Vegan Action #71

    So Burger King has a veggie burger!  Before you jump to any 'obvious' conclusions, it has been a major controversial issue among animal activists lately.  It is quite a conundrum if you give it a little thought.  In the interest of decreasing suffering and death of farm animals it makes sense to encourage people to eat alternatives to meat.  But at any cost?  Does it make sense to encourage people to patronize a major fast food chain that promotes cultural addiction and dependence on convenience? Can we justify financially supporting a multinational corporation and the fast food industry that is one of the largest killers of farm animals in the world;  one of the companies most responsible for the destruction of the rain forests, and an industry that has a reputation for consistently underpaying workers?
    As Eric Schlosser states in his book "Fast Food Nation" approximately 1/4 of all American adults eat at a fast food restaurant - every day!"  Could the veggie burger really convert a meat eater?  I'm told by many folks that it really tastes good.  Perhaps if the meat eaters gave it a try, they might continue to buy it and other vegetarian/vegan food from other places.  According to the USDA more than 8 billion animals are killed each year for food in the US.  If just 10% of regular Burger King customers all over the country switched to the veggie burger think of the impact for the animals and the environment, it is in fact significant.
    Ultimately it seems to me we are dealing with the issue of the "here and now vs. the future" activism.  It's kind of like the voting for Nadar issue.  We all knew that when we made a vote for Nadar, he would not get the majority vote (which would put him in office and affect the next four years) but it was planning ahead with the hopes of a third party option.  I don't mean to get off topic but the comparison is the same.  Do I encourage people to go to BK for a veggie burger (and help the animals and environment of now) or do I encourage people to establish a life less dependent on the fast food industry and suggest other alternatives for them?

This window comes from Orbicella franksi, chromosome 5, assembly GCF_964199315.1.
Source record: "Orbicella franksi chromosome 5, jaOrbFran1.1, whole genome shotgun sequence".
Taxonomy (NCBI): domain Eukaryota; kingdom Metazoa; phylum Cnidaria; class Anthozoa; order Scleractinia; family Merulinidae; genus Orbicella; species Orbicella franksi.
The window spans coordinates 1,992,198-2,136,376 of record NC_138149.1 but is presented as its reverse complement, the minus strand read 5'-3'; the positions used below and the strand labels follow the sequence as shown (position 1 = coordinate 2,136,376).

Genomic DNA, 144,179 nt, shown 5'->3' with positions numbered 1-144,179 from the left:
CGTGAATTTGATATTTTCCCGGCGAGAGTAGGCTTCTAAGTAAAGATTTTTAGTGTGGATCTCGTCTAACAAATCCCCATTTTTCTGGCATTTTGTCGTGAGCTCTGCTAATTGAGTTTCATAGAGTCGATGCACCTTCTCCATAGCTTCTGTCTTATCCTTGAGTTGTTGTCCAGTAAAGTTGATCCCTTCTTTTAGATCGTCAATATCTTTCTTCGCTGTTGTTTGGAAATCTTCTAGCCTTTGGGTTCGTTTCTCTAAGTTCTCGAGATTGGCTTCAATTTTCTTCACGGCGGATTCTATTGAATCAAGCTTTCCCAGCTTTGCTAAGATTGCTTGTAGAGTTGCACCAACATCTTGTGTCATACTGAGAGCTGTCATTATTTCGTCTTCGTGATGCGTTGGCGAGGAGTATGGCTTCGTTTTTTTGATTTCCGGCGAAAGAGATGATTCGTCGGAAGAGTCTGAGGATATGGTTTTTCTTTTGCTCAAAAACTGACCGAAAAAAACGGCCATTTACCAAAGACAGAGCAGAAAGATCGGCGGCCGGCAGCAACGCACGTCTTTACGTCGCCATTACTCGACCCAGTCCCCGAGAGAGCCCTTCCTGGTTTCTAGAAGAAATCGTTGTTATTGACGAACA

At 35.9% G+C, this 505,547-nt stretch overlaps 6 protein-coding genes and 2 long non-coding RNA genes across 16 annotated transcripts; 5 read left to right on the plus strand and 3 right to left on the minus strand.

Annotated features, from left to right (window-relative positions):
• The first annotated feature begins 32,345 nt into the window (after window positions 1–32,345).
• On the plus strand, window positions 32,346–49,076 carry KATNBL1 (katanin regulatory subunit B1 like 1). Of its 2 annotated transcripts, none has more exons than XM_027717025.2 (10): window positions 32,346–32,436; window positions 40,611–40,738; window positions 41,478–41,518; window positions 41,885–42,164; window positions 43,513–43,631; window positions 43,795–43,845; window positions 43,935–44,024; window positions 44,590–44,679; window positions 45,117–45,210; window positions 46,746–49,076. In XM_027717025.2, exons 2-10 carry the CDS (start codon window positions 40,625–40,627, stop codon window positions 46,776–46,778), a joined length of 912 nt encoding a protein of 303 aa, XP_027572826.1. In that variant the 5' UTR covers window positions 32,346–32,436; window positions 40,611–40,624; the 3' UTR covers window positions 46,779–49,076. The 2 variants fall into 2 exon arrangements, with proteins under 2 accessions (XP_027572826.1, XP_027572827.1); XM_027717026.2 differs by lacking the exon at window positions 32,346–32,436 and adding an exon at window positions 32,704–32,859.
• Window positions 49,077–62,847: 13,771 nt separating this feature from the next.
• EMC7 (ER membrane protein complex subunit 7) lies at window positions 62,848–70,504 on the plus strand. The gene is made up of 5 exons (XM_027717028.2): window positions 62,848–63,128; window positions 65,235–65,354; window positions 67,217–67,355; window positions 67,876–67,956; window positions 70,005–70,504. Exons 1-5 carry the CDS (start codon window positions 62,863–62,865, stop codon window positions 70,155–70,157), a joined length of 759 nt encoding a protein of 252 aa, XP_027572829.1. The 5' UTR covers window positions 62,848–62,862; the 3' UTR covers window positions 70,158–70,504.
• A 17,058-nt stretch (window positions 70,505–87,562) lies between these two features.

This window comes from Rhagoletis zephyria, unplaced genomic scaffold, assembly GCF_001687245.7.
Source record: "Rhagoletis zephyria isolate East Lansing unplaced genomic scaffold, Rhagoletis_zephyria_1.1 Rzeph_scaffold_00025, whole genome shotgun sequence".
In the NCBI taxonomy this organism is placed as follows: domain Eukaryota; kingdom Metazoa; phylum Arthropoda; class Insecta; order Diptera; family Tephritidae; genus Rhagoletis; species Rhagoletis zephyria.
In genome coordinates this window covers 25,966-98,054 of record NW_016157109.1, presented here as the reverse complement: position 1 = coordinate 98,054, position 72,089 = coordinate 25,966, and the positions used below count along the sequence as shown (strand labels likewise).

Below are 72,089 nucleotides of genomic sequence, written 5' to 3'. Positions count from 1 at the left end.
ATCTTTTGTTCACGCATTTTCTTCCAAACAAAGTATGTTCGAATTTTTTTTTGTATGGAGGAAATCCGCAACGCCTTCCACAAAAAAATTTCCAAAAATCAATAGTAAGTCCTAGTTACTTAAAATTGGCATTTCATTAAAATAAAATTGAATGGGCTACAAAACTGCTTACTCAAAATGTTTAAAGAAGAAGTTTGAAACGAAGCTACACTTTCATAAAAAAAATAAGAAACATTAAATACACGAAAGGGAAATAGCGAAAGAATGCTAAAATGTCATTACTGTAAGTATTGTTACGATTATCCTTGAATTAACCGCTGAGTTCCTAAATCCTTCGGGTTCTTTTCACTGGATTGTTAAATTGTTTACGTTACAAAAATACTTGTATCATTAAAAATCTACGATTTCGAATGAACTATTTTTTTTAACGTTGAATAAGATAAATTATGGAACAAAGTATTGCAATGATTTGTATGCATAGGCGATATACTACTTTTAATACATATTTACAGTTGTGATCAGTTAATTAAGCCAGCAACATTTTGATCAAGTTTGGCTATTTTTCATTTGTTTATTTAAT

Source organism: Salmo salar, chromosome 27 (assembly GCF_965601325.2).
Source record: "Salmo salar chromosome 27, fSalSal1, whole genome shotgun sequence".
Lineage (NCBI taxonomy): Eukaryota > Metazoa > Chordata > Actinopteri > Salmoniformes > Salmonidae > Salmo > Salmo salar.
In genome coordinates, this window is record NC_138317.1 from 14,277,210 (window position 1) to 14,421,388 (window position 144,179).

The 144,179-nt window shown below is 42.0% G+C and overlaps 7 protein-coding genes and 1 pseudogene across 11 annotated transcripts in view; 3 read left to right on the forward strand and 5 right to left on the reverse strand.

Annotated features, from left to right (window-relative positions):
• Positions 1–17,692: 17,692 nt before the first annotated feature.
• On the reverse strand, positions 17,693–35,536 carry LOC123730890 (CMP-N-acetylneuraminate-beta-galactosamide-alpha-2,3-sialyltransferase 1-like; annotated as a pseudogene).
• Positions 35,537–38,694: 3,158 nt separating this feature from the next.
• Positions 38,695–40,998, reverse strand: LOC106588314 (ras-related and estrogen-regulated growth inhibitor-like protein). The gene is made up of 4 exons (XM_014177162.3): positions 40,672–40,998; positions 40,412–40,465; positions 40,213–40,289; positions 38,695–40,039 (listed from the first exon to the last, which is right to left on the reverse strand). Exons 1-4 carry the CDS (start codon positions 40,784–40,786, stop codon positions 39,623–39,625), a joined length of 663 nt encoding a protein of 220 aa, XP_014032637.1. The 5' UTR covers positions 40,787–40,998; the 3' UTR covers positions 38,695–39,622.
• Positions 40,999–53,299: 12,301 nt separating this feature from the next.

As my friend Steve says, "we are part of a national and global community, like it or not."  So, I guess as I see it, we have to deal with the consequences.  Sure I don't condone capitalism or globalization but I believe we need to work with what we've got while working to change the future.  Granted, this is not an easy task as one can often take away from the other.  Again, I refer to the Nadar issue -  many folks that opted to not vote in the past (participate in the system) did decide to vote for Nadar in the interest of making things better in the future within the same system we are trying to change.  There has to be some give and take with everything.
    My final take on the BK veggie burger - first and foremost, I suggest to people not to go to fast food restaurants and instead, to make the time to cook at home.  If they insist on maintaining their lifestyle of convenience, then fine, go ahead and go to BK and get a veggie burger instead of a hamburger.  I suppose it is good that the option is there.
    -thanks for reading and please get in touch   

krissi@vegan.org or krissi at vegan action  p.o. box 4288 richmond, va 23220

Make Them Yourself Lentil Burgers:  You'll need:   2 cups dry brown lentils  3/4 cup bread or cracker crumbs   1 cup finely diced onion  2 tbsp.  white flour or arrowroot powder   2 tbsp. miso paste or soy sauce  3 tsp. parsley   1 tsp. dill weed   1/2 tsp salt    dash of cayenne pepper  and some tomato juice.   Cook and drain the lentils.  Mix all the other ingredients in and use enough tomato juice to hold the mixture together and shape into burgers.  Heat up your fryin' pan and  cook in a little oil for about 10 minutes on the first side and a little less on the other side.  Top it off with a spread of vegan mayo and curry powder.  Delicious!

Raggedy Anarchy's No Bake Peanut Butter/Chocolate Squares :   You'll need: 1 cup dairy free chocolate chips   1/4 cup light corn syrup   1/4 cup peanut butter   2 tbsp. soymilk   1 tsp. vanilla   2 cup quick oats   1 cup peanuts.   Melt the  choc. chips, corn syrup, peanut butter, soymilk, and vanilla in a pan on the stove until melted and smooth.  Then stir in the oats and peanuts and let it cool a few minutes.  Line an 8" baking dish with wax paper and press the mix into the pan and refrigerate until firm.  Cut it up and enjoy.  Keep leftovers refrigerated.  So easy and no hot stove to deal with.